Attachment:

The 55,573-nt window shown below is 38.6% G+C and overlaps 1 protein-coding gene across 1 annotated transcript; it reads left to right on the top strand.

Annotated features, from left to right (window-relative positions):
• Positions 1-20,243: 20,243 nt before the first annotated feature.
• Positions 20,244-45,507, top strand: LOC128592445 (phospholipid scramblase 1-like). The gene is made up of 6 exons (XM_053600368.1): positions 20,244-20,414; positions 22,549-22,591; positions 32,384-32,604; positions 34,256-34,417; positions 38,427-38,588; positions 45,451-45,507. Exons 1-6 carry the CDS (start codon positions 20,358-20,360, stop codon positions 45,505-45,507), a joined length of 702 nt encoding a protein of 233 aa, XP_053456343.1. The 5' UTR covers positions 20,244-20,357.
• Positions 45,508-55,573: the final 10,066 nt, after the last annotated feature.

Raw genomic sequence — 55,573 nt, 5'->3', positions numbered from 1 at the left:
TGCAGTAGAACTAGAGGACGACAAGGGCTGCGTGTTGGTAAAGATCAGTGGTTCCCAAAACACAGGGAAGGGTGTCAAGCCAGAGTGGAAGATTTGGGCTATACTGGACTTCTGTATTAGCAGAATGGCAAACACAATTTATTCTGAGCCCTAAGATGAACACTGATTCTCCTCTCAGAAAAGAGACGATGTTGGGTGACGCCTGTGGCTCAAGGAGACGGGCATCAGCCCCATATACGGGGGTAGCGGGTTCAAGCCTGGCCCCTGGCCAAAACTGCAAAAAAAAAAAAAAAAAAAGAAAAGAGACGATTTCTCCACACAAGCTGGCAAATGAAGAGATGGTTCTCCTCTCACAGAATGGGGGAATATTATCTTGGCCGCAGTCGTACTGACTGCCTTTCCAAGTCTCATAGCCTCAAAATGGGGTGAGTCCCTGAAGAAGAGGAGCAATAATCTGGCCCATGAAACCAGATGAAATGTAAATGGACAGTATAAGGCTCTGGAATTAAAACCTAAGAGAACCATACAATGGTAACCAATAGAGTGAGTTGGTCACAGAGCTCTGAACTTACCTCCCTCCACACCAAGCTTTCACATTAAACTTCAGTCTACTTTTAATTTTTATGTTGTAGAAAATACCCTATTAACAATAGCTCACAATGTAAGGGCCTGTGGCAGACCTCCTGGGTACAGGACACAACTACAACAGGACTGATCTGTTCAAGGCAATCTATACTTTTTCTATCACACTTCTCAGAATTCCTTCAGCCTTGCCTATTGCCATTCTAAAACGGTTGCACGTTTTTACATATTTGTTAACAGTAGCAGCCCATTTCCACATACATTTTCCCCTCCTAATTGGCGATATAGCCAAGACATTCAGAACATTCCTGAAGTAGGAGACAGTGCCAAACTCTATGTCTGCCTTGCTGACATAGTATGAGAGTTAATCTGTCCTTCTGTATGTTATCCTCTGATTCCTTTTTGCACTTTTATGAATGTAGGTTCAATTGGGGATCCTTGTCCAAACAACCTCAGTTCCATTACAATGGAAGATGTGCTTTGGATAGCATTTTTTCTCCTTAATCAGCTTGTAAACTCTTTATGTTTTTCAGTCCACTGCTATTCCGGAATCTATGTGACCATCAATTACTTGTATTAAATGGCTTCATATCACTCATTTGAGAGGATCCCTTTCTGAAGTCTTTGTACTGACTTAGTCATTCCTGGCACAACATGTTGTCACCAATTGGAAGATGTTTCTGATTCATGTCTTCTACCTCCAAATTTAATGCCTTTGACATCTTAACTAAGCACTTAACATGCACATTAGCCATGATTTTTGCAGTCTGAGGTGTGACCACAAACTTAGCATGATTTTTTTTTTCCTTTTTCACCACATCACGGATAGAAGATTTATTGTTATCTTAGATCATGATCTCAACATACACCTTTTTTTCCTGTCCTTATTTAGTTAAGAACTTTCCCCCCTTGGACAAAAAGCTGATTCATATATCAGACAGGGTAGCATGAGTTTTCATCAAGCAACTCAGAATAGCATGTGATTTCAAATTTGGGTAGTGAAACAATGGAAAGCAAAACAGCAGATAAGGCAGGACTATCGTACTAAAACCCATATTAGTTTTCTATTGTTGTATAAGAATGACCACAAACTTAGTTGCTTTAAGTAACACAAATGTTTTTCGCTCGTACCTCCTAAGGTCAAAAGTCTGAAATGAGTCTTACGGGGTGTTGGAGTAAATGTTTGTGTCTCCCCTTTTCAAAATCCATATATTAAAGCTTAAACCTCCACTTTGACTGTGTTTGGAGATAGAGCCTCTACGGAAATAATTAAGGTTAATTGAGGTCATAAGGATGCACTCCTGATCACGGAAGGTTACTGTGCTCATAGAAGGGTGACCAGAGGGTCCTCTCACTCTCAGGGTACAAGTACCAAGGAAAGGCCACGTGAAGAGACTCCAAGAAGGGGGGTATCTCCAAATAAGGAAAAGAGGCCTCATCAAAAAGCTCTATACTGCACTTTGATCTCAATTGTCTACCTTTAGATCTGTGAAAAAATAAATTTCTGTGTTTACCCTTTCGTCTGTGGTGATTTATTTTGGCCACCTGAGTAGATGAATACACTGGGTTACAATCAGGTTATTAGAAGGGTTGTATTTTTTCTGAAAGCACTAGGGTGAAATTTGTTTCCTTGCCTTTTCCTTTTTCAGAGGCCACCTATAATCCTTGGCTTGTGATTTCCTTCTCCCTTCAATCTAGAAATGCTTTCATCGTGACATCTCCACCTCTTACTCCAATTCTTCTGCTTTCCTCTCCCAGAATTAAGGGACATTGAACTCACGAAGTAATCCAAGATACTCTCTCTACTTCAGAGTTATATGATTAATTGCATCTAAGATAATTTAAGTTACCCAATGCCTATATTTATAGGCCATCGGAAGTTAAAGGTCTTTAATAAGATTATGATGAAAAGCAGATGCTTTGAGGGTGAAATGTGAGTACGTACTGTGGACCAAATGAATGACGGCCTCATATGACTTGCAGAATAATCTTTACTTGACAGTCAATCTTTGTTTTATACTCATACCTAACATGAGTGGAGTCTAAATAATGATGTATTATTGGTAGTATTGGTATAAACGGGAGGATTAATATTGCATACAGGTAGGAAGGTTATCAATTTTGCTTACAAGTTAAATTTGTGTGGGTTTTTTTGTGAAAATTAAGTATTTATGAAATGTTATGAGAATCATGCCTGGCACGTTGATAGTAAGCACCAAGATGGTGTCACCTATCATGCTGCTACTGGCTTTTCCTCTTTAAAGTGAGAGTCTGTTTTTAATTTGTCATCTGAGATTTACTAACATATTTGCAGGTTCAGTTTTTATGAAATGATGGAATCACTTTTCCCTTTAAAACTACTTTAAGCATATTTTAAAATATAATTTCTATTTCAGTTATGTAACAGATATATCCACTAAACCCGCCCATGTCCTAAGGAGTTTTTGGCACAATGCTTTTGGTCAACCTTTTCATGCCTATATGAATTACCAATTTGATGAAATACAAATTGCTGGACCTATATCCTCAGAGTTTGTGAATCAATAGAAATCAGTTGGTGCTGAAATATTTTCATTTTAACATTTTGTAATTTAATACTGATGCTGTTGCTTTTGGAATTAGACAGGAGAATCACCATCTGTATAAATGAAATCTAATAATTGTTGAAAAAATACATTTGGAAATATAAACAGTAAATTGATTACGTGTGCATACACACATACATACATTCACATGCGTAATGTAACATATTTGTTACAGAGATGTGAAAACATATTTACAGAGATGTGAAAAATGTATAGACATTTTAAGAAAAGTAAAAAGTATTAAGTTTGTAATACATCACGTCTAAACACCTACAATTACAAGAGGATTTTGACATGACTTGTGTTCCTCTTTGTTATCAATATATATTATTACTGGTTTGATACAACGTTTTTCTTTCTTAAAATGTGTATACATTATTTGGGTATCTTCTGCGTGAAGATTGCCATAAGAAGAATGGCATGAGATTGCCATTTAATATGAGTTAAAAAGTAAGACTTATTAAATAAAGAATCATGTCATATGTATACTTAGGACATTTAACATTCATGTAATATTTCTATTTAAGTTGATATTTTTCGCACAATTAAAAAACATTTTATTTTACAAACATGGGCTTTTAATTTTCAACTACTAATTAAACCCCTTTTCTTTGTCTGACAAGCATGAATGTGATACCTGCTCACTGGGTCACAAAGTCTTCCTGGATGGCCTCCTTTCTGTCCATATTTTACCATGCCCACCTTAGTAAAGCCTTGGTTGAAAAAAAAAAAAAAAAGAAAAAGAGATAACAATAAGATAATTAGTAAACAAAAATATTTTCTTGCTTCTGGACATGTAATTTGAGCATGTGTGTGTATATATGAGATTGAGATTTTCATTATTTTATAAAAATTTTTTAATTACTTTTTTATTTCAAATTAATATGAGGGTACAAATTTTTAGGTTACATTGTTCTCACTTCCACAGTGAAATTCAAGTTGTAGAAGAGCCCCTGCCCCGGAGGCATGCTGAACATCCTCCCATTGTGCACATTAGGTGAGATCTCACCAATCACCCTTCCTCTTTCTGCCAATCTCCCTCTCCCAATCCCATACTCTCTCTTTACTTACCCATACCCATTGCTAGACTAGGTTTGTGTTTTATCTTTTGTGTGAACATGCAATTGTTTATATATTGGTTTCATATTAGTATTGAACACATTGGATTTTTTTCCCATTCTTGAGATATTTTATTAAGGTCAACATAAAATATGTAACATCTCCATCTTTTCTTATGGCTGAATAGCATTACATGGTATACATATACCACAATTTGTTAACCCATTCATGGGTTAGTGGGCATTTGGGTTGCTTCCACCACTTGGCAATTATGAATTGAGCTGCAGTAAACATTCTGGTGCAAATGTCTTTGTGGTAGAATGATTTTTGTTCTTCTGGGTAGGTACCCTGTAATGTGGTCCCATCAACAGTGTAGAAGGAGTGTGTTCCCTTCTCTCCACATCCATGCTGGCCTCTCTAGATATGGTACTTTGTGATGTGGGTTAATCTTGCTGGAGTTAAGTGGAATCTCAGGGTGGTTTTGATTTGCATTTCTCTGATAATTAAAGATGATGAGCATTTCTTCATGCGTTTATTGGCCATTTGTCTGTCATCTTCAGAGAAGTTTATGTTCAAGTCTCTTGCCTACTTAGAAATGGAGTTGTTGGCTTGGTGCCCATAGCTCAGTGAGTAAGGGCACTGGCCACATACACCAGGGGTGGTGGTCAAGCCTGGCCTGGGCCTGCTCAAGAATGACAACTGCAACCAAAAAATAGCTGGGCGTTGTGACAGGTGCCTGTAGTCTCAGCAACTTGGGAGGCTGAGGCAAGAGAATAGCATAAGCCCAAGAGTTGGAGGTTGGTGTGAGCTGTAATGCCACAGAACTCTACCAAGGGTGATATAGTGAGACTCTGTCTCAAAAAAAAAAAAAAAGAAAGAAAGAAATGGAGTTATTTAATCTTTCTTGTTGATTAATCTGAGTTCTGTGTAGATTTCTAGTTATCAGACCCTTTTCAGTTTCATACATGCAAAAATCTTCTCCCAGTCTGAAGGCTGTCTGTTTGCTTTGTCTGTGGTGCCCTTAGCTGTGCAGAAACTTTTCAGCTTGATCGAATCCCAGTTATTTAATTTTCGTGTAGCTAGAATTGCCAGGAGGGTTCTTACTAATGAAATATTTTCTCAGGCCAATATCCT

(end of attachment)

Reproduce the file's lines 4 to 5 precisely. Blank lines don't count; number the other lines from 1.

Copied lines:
• Positions 20,244-45,507, top strand: LOC128592445 (phospholipid scramblase 1-like). The gene is made up of 6 exons (XM_053600368.1): positions 20,244-20,414; positions 22,549-22,591; positions 32,384-32,604; positions 34,256-34,417; positions 38,427-38,588; positions 45,451-45,507. Exons 1-6 carry the CDS (start codon positions 20,358-20,360, stop codon positions 45,505-45,507), a joined length of 702 nt encoding a protein of 233 aa, XP_053456343.1. The 5' UTR covers positions 20,244-20,357.
• Positions 45,508-55,573: the final 10,066 nt, after the last annotated feature.